Franchising | June 2011 | By Jody Shee
5 Brands You Should Know About (But Don’t)
Number of units: 1
Industry eyes are trained on the much-anticipated opening of the first LYFE Kitchen (Love Your Food Everyday) in Palo Alto, California, scheduled for the end of August.
It is a new concept that doesn’t fit neatly in quick-serve, fast-casual, or any other service model, says Mike Donahue, founding partner and chief communications officer. The company is calling it a “lifestyle restaurant” where guests will feel like they can hang out and enjoy a sense of community or order food to go.
The restaurant concept was developed by investment banker Stephen Sidwell and former McDonald’s executive Mike Roberts, who took their vision of guilt-free, wholesome, affordable food to the restaurant drawing board and built a menu development dream team made up of celebrity chef Art Smith (former personal chef to Oprah Winfrey) and Tal Ronnen, famed vegan and vegetarian chef.
Guests will be greeted at the door of the 3,700-square-foot restaurant and will have food choices created to be flavorful, nourishing, and familiar. They’ll include breakfast burritos, sweet corn chowder, wild mushroom flatbread, classic Niman Ranch burgers, and Art’s unfried chicken. All dishes will be 600 or fewer calories, and everything is made without the use of fryers or microwaves. Lunch prices will range from $6 to $8 with dinner entrées running $14–$18.
Besides the food, the technology may be what steals the show. The company plans to use ground-breaking table technology with proprietary iPad-like devices allowing for menu ordering, and perhaps music, lessons, and games. “A lot of [technology] companies have come to us with great ideas, so we’ll see what else we could do to maximize the customer experience,” Donahue says.
In keeping with the times, the company will be mindful of its environmental impact and will source produce locally whenever possible.
It will also operate in the new age of no advertising in favor of grassroots social media and community engagement, giving a percentage of profits to charity and to support local organizations and groups.
The concept’s main charity is Common Threads, which Smith cofounded to teach children from low-income families how to cook in order to help eliminate childhood obesity.
The company plans to open, test, and tweak the first restaurant and let guests vote with their wallets for the first 60–90 days before opening any more doors, Donahue says. Although Donahue’s not talking, there have been reports that as many as 250 units could open within five years.
Headquarters: New Orleans
Number of units: 20
Naked Pizza thrives as a better-for-you pizza take-out and delivery operation. Its pizza crust is made of 10 grains and seeds with prebiotic fiber from agave plants and added probiotics for digestive health. The toppings are all natural, and gluten-free pizza is also available.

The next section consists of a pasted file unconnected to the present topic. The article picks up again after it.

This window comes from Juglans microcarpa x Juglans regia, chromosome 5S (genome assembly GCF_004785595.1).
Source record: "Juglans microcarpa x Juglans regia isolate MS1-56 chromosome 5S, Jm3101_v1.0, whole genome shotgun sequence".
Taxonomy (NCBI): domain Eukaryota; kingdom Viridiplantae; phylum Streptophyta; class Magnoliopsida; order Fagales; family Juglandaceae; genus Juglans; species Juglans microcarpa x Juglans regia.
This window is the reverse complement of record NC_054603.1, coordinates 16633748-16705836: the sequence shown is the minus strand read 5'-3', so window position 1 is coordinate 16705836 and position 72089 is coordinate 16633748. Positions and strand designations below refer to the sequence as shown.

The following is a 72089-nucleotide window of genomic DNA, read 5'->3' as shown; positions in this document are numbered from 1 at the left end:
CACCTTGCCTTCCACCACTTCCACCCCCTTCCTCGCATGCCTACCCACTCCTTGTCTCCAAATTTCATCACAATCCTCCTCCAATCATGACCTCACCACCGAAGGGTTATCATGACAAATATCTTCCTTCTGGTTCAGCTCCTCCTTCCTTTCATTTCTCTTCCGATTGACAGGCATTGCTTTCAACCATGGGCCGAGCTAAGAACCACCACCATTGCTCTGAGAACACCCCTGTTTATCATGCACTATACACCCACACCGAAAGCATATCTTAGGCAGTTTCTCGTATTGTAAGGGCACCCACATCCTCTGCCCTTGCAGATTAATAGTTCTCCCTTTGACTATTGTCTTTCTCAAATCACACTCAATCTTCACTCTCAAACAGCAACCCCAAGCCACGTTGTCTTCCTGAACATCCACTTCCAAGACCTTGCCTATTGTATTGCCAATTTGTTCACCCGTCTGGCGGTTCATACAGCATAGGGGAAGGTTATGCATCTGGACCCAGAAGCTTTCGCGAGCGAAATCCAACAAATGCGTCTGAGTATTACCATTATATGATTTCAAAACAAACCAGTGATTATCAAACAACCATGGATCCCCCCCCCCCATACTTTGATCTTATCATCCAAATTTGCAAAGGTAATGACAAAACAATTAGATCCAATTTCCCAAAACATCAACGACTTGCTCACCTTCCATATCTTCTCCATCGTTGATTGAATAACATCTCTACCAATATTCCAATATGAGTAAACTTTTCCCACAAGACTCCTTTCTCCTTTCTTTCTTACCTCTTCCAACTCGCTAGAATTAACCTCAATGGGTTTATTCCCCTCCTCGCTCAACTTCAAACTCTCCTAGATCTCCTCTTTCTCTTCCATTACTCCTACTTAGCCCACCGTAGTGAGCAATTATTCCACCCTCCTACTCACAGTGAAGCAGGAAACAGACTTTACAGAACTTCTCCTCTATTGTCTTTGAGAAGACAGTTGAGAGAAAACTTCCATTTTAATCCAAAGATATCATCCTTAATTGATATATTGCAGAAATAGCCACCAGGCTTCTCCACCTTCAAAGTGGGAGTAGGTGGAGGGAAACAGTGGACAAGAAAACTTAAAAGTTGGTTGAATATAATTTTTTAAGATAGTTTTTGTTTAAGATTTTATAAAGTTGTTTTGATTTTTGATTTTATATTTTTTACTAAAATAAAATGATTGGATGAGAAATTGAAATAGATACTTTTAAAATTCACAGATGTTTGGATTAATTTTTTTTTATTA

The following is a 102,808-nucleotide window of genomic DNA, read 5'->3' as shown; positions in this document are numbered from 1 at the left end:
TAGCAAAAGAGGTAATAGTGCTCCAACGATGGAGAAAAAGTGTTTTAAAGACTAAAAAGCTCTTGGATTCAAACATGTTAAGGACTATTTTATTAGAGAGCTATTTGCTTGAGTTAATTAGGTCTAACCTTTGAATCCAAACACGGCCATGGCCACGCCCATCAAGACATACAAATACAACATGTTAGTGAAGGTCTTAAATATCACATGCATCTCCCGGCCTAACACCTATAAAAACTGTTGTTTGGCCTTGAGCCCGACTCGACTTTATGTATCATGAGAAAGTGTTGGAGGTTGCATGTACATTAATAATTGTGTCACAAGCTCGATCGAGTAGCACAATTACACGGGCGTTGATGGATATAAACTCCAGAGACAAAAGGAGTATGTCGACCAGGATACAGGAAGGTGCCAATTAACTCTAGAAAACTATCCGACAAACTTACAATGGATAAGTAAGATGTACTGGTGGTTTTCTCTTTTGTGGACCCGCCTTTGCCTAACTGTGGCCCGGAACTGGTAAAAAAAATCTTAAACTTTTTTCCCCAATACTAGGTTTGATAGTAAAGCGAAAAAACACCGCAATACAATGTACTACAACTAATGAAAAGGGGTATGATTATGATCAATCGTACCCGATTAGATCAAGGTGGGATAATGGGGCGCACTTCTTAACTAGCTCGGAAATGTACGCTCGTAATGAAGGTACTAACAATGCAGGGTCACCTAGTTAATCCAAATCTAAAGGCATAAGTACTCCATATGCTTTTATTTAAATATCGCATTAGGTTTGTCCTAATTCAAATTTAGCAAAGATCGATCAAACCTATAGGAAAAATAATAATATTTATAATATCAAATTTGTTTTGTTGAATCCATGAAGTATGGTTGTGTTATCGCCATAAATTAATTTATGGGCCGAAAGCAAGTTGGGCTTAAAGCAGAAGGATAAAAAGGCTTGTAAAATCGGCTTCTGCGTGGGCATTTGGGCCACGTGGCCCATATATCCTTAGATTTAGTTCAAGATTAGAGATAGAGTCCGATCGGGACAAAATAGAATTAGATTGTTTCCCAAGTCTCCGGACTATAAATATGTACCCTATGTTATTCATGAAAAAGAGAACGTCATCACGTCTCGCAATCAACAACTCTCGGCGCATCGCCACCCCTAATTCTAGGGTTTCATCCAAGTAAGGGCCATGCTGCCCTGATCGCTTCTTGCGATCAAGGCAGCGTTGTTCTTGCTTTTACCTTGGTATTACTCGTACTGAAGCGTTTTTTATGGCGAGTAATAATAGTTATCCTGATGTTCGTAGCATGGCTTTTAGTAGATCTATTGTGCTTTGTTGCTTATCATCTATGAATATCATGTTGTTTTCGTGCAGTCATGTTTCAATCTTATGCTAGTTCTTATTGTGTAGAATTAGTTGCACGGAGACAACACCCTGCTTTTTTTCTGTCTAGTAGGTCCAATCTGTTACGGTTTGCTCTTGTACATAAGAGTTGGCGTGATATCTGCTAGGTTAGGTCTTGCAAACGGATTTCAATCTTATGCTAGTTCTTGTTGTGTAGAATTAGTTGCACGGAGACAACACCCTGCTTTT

“We’ve taken the world’s most popular and unhealthy food and made it better,” says Robbie Vitrano, cofounder of the rapidly expanding New Orleans–based chain.
Entrepreneurs Jeff Leach and Randy Crochet opened Naked Pizza, a product of post-Katrina redevelopment, in 2007 under the name “World’s Healthiest Pizza.” The ill-chosen moniker was rebranded to Naked Pizza in 2008. “Aside from naked and pizza being the two most favorite words in the English language, we wanted a name that was fun, accessible, and that also captures our all-natural, common-sense ethos,” Vitrano says. He officially joined the company when Naked Pizza put together its franchise company in 2009, fueled by two billionaire investors—Robert Kraft and Mark Cuban.
It positions itself as a post-recession, post-mass-media company. A franchise store build out costs from $250,000 to $300,000 with minimal marketing costs, given its social media marketing strategy. The brand has more than 11,000 Twitter followers, an impressive number for a company of its size.
For the three months leading up to the opening of its first store in Dubai, Naked Pizza established itself as a credible Twitter voice during the Tunisian and Egyptian uprisings. “When the doors opened in Dubai, thousands of people showed up,” Vitrano says. Because of the company’s social media activity, customers were already familiar with Naked Pizza’s voice, which addresses issues of diet and health as well as entrepreneurship and sensible business practices.
It has grown to 20 units, with two open in Dubai, and has had some 6,000 franchise inquiries, with a few hundred units already in development.
By the end of 2011, the company expects to have as many as 70 units open, and likely 70 more in 2012. “If we decide to expand exponentially, we will be established [in large U.S. cities], and with that comes efficiencies in the ability to reach lots of people and continue to do what we do so well,” Vitrano says.
With a well-developed business model, fine-tuned operations procedures, and 26 available toppings, the company is positioning itself in the big leagues with the likes of Pizza Hut, Papa John’s, and Domino’s, with a healthy twist.
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